The way you specify ligatures and kerning in OpenType can be looked at at several different levels. And the way OpenType wants you to look at it, I felt, was unnecessarily complicated. So I didn’t look at it at that level. And then after about 5 years of looking at it that way I discovered that the reason I thought it was unnecessarily complicated was because I was only used to Latin or Cyrillic or Greek text, and for Latin, Cyrillic or Greek, it probably is unnecessarily complicated. But for Indic scripts it is not unnecessarily complicated, and you need all those things. So I ripped out all of the code for specifying strange glyph conversions. You know in Arabic a character looks different at the beginning of a word and so on? So that’s also handled in this area. And I ripped all that stuff out and redid it in the way that OpenType wanted it to be done and not the somewhat simplified but not sufficiently powerful method that I’d been using up until then.

There is some other amusing stuff in there about the UI, which I hope to report some progress on shortly :-)

HOWTO Import drawings from Inkscape into FontForge

Although FontForge now has Spiro support (a world’s first!) some people prefer Inkscape to draw their glyphs in, as it is a general purpose drawing tool with a long standing focus on its user interface.

Open Source Publishing pubished a very handy recipe for preparing Inkscape to be used to draw glyphs that are then imported into FontForge, which I have rewritten and improved a little:

  1. Open Inkscape
  2. From the File menu, select Document Properties.
  3. Set units to pixels (px) and document dimensions to 1000 x 1000, click OK
  4. Set a horizontal guide at 200px
  5. Draw a glyph - the hardest part! :-)
  6. Save the drawing as an SVG
  7. Open FontForge
  8. From the File menu, select Import, chose SVG, find your drawing, click OK

Hopefully this will make its way into the FontForge FAQ or other documentation.

Liveblogging a Masters degree

I’ll not be liveblogging my Masters degree as I had first thought, and I apologise here for any distress caused in my initial efforts at doing so.

I’m coming from a University that is a bit more “digital native” in culture, where the wiki, forum and staff and student blogs are on the public web.

I’ve liveblogged many conferences I’ve attended, including doing one on on my previous university blog, although mostly I just uploaded the plain text to my working files directory and let the google currents wash over it.

I easily forget that most people have never seen someone “liveblogging” before, because its so common at the conferences I go to, and the normative behavior for it hasn’t been evenly distributed yet. Then again, amassing bundles of information with apparently no good reason is a well-known characteristic of the kinds of people at those conferences, so perhaps it never will get outside that community.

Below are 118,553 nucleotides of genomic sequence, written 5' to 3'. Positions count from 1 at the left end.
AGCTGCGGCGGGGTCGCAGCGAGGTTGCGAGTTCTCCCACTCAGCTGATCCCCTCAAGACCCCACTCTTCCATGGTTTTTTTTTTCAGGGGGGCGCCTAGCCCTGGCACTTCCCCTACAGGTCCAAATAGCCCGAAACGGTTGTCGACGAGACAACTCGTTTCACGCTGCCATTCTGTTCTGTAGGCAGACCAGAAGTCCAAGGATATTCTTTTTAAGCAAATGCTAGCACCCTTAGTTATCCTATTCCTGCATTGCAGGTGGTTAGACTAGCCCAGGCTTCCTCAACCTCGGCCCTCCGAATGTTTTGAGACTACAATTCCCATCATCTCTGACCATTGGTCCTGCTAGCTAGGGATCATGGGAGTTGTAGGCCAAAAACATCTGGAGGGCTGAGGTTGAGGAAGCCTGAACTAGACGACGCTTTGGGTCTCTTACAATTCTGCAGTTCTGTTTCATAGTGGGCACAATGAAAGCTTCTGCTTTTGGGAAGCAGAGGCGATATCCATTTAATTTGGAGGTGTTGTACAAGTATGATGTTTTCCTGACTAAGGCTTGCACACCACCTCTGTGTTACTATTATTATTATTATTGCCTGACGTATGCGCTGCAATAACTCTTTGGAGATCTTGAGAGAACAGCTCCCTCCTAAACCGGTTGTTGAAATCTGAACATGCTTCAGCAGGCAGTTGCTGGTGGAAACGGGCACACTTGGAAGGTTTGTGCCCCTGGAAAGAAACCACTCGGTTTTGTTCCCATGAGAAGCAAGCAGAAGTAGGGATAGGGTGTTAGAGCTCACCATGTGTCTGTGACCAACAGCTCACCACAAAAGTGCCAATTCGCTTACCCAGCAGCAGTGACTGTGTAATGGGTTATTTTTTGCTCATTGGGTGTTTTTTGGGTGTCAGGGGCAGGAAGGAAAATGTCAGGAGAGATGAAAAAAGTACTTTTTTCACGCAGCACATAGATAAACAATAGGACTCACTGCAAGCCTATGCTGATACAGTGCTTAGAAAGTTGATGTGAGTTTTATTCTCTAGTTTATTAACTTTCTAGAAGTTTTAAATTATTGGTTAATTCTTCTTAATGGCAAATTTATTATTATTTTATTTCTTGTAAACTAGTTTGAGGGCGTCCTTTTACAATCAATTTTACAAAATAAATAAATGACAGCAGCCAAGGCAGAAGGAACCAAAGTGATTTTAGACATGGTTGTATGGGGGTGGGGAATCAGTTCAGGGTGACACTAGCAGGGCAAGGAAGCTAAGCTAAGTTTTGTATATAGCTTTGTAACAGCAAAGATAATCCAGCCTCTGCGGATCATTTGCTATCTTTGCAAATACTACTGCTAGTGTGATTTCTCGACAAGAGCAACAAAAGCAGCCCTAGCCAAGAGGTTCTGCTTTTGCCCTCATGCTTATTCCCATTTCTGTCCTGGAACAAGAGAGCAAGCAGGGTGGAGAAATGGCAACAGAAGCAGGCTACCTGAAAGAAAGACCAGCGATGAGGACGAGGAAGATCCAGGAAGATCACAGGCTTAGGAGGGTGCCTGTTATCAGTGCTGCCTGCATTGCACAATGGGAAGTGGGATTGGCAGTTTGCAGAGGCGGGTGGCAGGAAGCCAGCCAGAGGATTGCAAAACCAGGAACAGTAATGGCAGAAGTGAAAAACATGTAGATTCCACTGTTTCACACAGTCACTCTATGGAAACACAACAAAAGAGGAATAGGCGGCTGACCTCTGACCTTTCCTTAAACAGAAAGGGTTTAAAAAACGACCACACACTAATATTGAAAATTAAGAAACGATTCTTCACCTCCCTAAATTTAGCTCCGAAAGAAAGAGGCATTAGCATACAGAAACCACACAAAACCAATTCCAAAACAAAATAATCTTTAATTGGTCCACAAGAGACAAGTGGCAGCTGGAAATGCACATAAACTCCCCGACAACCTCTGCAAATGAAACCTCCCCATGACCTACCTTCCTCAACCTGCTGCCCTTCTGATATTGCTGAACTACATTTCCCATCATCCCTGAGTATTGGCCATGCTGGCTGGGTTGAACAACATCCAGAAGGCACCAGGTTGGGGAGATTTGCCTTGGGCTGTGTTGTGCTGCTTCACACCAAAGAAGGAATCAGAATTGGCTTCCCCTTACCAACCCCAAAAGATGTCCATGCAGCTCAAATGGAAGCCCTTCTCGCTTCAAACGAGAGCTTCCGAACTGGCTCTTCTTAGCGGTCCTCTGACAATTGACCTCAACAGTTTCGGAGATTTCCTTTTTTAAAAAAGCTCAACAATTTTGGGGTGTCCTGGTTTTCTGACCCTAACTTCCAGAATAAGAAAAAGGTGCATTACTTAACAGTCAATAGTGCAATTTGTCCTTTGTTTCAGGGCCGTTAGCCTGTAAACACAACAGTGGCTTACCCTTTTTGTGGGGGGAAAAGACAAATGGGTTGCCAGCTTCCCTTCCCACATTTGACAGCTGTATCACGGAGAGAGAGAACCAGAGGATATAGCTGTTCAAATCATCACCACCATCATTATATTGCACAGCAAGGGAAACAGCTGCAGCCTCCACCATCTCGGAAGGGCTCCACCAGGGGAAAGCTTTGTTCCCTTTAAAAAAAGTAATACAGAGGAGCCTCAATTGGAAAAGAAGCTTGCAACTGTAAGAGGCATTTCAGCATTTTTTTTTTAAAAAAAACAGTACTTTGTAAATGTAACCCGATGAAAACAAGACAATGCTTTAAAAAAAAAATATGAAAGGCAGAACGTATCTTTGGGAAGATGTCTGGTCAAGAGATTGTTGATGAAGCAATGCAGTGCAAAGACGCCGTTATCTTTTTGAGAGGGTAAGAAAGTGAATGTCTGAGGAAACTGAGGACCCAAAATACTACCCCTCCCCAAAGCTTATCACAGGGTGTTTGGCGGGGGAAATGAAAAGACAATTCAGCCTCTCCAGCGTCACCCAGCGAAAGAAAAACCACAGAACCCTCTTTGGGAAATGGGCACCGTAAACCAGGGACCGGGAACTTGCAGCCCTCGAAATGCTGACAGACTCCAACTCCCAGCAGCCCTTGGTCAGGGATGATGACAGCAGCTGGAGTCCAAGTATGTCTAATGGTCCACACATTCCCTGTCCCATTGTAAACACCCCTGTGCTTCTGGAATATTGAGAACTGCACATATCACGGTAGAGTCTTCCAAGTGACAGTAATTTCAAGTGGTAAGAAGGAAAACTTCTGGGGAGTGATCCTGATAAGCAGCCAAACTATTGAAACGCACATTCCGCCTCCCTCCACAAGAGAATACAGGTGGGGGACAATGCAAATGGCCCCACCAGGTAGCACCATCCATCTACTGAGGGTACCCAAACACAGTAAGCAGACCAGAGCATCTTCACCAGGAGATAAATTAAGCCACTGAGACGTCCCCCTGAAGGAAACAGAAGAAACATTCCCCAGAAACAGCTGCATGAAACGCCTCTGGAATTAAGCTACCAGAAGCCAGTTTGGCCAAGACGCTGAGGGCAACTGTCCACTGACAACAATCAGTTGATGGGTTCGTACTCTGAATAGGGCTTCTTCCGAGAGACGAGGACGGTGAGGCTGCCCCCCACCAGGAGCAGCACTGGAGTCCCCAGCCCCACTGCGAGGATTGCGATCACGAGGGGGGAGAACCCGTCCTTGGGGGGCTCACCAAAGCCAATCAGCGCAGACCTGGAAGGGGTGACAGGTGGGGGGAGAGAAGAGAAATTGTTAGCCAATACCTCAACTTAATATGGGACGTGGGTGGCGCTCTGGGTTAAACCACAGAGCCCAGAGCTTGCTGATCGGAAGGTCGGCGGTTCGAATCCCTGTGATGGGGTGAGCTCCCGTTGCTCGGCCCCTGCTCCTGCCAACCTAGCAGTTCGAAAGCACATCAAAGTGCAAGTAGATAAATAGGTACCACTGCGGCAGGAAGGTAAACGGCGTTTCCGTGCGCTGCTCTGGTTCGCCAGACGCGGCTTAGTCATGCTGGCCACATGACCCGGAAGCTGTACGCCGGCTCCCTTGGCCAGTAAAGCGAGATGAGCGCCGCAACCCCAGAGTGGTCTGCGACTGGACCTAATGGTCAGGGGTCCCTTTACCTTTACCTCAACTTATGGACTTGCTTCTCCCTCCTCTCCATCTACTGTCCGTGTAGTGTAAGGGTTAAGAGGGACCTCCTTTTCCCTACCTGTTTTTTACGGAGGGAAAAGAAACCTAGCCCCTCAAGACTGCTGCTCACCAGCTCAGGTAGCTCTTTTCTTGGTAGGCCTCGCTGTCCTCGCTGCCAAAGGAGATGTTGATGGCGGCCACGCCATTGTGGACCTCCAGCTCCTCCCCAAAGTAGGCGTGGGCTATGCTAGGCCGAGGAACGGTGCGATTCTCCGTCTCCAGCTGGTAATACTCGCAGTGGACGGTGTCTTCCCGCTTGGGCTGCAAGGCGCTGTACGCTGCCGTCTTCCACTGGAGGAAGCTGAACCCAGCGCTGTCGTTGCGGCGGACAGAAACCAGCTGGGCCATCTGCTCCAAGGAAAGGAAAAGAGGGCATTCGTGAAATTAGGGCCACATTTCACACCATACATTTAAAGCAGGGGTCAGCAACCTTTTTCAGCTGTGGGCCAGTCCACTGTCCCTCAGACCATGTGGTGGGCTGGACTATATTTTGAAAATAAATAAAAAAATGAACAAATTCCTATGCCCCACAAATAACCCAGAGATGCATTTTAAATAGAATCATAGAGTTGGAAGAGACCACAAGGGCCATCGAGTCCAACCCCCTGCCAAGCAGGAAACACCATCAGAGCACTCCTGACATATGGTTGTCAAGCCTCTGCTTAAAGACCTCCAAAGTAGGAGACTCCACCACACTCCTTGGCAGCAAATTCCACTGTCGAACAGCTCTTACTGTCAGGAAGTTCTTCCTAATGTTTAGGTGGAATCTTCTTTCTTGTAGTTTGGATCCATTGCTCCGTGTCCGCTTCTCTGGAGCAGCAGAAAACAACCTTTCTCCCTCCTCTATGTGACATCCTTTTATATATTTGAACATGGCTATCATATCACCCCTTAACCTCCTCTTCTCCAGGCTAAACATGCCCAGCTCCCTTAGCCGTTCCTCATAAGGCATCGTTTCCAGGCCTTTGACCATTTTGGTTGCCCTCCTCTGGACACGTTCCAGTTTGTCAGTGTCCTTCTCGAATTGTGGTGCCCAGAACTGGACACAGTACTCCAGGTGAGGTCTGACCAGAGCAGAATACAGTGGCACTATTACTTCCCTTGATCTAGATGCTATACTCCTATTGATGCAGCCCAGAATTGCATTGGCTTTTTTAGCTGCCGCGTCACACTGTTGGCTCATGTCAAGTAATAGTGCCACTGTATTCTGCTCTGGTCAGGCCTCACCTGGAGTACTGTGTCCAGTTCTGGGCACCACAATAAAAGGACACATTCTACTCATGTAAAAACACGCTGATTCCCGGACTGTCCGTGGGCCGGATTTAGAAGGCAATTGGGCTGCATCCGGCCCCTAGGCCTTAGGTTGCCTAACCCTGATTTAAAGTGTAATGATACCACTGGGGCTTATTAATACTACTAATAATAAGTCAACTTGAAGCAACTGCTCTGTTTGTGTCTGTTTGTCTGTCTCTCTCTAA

Also, in the discussions about liveblogging, that awful term “intellectual property” came up. This term is designed to distort and confuse very different laws, and has no place in a proper understanding of the laws or their purpose. Basically, some works are copyrighted, and some ideas are patented, and some signs are trademarked - but nothing is ever the “intellectual property” of anyone. It is a real shame when any authoritative institution buys into the confusion created by this phrase, but the use of the term by such institutions does not make that term valid.

Radiohead Got Paid

Radiohead got paid £40 by me this week for an album. Ben from FOTB had an interesting post about this too.

Users deciding the price seems like the ultimate destiny of artistic works in the 21st century.

“The future is here, it is just not even distributed.”

Preliminary Thoughts On My Font Project Brief

Next up is Week 4. By the end of the week I have to hand in a draft of my font project brief, which means making some decisions.

One of the cornerstones of information design is putting users first. Who are the users of free software fonts such as the one I’ll produce for my project?

Graphic designers are the typical users of font software. But most professional graphic designers are not yet using free software, so they are not my primary audience, despite being the largest. I want to do something that benefits free software users primarily, and people using proprietary software is incidental - although if the fonts are buggy for proprietary software, that would be neglecting the largest user group, but to concentrate on them isn’t useful for the free software movement.

What kinds of free software users are there?

There is a continuum along software-freedom lines, which is something like this (and most people blur across the roles, of course):

  1. At one end, we have the most ardent Apple/Microsoft/Adobe/FontLab fan, who finds it inconceivable that software not produced by a company and licensed under proprietary terms is of any value at all, and would never share programs with friends because “piracy funds terrorists.” They’ll dismiss any “free font” as poor quality, and avoid engaging with the software-freedom concept. Maybe 1% of users are like this, although there seem to be a lot of graphic designers who are more susceptible to the kind of Cult of Mac mentality.